Monday, July 13, 2020

A slice of life — Passionate Pizza Hut worker marks 25 years with company she loves

by Bret Anne Serbin
Daily Inter Lake | June 29, 2020 1:00 AM

Food service can sometimes seem like a thankless line of work, but you certainly wouldn’t know it from chatting with veteran Columbia Falls Pizza Hut employee Robin Facteau-Murray.

As she celebrates her 25th anniversary at the chain restaurant this summer, Facteau-Murray still brings more enthusiasm to the restaurant than many of her hungry young customers exude when she pulls their fresh pizzas out of the oven.

“I work because I love to work,” she said. Even after nearly a quarter-century in the business, Facteau-Murray has barely ever missed a shift or taken any of the vacation days she has earned over the years. “I have a job that I love. I have a company that would totally support me and I return that two-fold. I like to give 110%.”

Anyone who has ever eaten at Pizza Hut during her shift can attest that Facteau-Murray’s positive attitude is even more of a treat than the food itself.

“Everybody gets a hug on the way out,” she said, even though she’s had to hold herself back lately due to the COVID-19 pandemic.

At the Columbia Falls drive-thru, she usually surprises customers with a pair of wacky glasses from her collection, which number somewhere around 30 pairs of special shades. The assortment, which started with a pair of Groucho Marx glasses left behind by a guest 16 years ago, includes a pair with a bright blue mustache, another with an illusion of blinking eyes and, of course, a pair decorated to look like two pepperoni pizzas.

“My goal is when people leave the restaurant and they’re driving home, they go ‘wasn’t that waitress funny?’” Facteau-Murray said. “What I like to do is make a child laugh, make a person smile. I want to go out of this world laughing.”

Facteau-Murray has spent thousands of days waiting tables, answering phones and manning the drive-thru window, but she has never lost one shred of her friendly, energetic spirit or her commitment to the fast-casual pizza chain. “Why wouldn’t I be happy? I have everything,” she proclaimed.

She believes her cheery outlook is hereditary. “I come from a long line of people like myself,” she reported. In particular, she credits her mother and her sister for inspiring her playful attitude. “They were always jokesters,” she recalled.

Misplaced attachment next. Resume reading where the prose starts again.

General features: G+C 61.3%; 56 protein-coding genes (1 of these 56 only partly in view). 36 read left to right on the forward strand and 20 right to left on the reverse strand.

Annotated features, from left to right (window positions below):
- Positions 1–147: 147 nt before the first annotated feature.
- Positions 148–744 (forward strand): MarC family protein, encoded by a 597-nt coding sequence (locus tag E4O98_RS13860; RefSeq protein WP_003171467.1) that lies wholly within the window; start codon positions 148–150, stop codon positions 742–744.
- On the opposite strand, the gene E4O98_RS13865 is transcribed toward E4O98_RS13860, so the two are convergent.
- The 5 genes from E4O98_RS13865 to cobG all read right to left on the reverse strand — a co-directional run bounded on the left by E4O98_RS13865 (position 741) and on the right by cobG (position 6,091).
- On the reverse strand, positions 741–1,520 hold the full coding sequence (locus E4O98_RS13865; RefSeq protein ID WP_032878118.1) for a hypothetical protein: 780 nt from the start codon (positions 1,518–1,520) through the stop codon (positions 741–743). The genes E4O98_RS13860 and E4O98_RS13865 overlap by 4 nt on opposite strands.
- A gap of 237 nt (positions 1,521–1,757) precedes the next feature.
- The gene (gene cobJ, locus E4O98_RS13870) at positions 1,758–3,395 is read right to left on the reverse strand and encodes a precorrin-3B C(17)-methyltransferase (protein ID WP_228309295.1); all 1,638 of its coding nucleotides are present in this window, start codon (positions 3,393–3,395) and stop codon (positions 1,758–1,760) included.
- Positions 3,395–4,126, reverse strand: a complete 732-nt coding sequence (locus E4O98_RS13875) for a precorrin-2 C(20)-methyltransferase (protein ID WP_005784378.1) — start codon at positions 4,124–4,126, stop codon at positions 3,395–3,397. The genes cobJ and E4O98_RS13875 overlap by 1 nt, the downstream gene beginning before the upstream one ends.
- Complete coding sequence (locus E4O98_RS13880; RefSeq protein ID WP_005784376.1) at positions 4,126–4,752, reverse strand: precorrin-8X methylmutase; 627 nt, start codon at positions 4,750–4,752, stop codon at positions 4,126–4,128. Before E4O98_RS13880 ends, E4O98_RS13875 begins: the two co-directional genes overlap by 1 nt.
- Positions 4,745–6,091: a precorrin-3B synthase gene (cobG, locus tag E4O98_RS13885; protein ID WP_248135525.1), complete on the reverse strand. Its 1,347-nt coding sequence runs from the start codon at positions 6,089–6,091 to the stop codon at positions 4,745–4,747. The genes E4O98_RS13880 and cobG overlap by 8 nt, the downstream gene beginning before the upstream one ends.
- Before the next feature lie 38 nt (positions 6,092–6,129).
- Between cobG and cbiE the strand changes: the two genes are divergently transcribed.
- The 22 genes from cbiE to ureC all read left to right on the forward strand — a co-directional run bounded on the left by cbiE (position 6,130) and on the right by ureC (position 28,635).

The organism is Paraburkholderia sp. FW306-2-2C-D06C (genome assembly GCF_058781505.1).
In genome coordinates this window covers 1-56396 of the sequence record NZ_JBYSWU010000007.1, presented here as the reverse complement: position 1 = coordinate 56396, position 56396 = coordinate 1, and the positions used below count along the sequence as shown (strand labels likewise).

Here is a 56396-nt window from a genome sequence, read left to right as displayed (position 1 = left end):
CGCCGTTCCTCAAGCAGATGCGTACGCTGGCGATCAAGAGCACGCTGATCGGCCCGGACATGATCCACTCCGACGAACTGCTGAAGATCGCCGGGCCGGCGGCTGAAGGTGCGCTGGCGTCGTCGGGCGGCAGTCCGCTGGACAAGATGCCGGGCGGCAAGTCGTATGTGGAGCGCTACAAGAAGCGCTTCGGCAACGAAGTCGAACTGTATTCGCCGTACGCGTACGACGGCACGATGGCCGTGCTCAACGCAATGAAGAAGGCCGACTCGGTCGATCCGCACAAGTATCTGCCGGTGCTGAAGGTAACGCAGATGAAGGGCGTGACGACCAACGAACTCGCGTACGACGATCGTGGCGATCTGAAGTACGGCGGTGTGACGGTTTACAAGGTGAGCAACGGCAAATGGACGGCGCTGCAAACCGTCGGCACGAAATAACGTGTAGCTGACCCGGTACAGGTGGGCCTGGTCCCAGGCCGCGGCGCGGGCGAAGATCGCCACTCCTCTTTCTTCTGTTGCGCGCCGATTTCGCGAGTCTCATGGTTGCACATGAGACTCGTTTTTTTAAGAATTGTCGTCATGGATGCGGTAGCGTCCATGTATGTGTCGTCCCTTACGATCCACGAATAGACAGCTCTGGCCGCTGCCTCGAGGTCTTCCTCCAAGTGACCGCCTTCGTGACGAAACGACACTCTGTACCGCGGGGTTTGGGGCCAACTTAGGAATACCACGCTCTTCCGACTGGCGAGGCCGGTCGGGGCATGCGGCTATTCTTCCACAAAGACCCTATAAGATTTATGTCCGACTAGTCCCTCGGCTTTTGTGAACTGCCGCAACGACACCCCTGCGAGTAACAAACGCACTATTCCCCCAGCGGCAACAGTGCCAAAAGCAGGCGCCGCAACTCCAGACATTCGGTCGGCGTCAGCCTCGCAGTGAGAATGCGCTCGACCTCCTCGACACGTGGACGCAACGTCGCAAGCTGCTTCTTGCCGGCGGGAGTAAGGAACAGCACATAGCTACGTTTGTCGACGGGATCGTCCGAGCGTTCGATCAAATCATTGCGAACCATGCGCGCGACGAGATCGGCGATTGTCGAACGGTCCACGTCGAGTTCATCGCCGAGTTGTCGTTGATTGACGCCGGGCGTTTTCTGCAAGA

Facteau-Murray hasn’t seen any of these family members in person since she moved to the valley 25 years ago, but she certainly hasn’t lost any of the family’s characteristic good cheer. Originally from the Adirondack Mountains region of upstate New York, Facteau-Murray ended up traveling the country with her husband for many years before fortuitously settling in the Flathead Valley.

When they arrived in the summer of 1995, the couple planned to work summer jobs near their campsite in Whitefish and forge on north to Alaska after the tourist season. But Alaska still sits on their bucket list almost 25 years later, and Facteau-Murray’s summer stint at the Whitefish Pizza Hut has evolved into an illustrious career.

Even when her beloved Whitefish Pizza Hut closed in December 2018, she remained committed to the company and made a smooth transition with the Columbia Falls restaurant. “My heart was broken,” she remembered. “Where else am I going to go?”

But with her upbeat approach, she quickly settled into her new home. Her coworkers even built her a special drawer where she can stash her goofy glasses collection. “I love working for them. I’m such a lucky person that they let me be silly,” she said of her Pizza Hut management team.

She explained this supportive environment is a big part of why she is so passionate about Pizza Hut. “They are the first to protect their employees,” she said. Plus, she loves that Pizza Hut is “a good company with a good quality product at an affordable price.”

She said she always tries every new pizza place that opens up in the area, but she has yet to find a place that compete with Pizza Hut when it comes to quality and value. And even after more than two decades, Facteau-Murray said she never gets sick of eating pizza. “I like all the pizza. There’s not one of our pizzas that I don’t like,” she stated.

She said anchovies are the only ingredient she has ever turned down—a topping the chain has coincidentally stopped serving.

When she’s not donning a pair of outrageous shades and passing out pizza boxes in the drive-thru, Facteau-Murray loves to garden and practice photography. She sends pictures of flowers home to her family in New York, so that they know she is happy and thriving out in Montana.

She’s finally getting the chance to branch out into more activities lately, now that she’s switched to working part time, about 15 hours a week. She never anticipated she would spend 25 years at Pizza Hut, practically nonstop, but now it’s hard to imagine her any happier than she is in her plaid Pizza Hut shirt, silly shades and “I made a difference today” pin clipped to her apron.

It’s not the life she had envisioned, “even in my wildest dreams,” she admitted. But these days, her dreams are usually filled with images of Pizza Hut and ideas for how to continue to improve her work there.

“I’m always thinking about my job … I miss my work when I’m not doing it,” she said, as usual, with a laugh.

Reporter Bret Anne Serbin may be reached at (406)-758-4459 or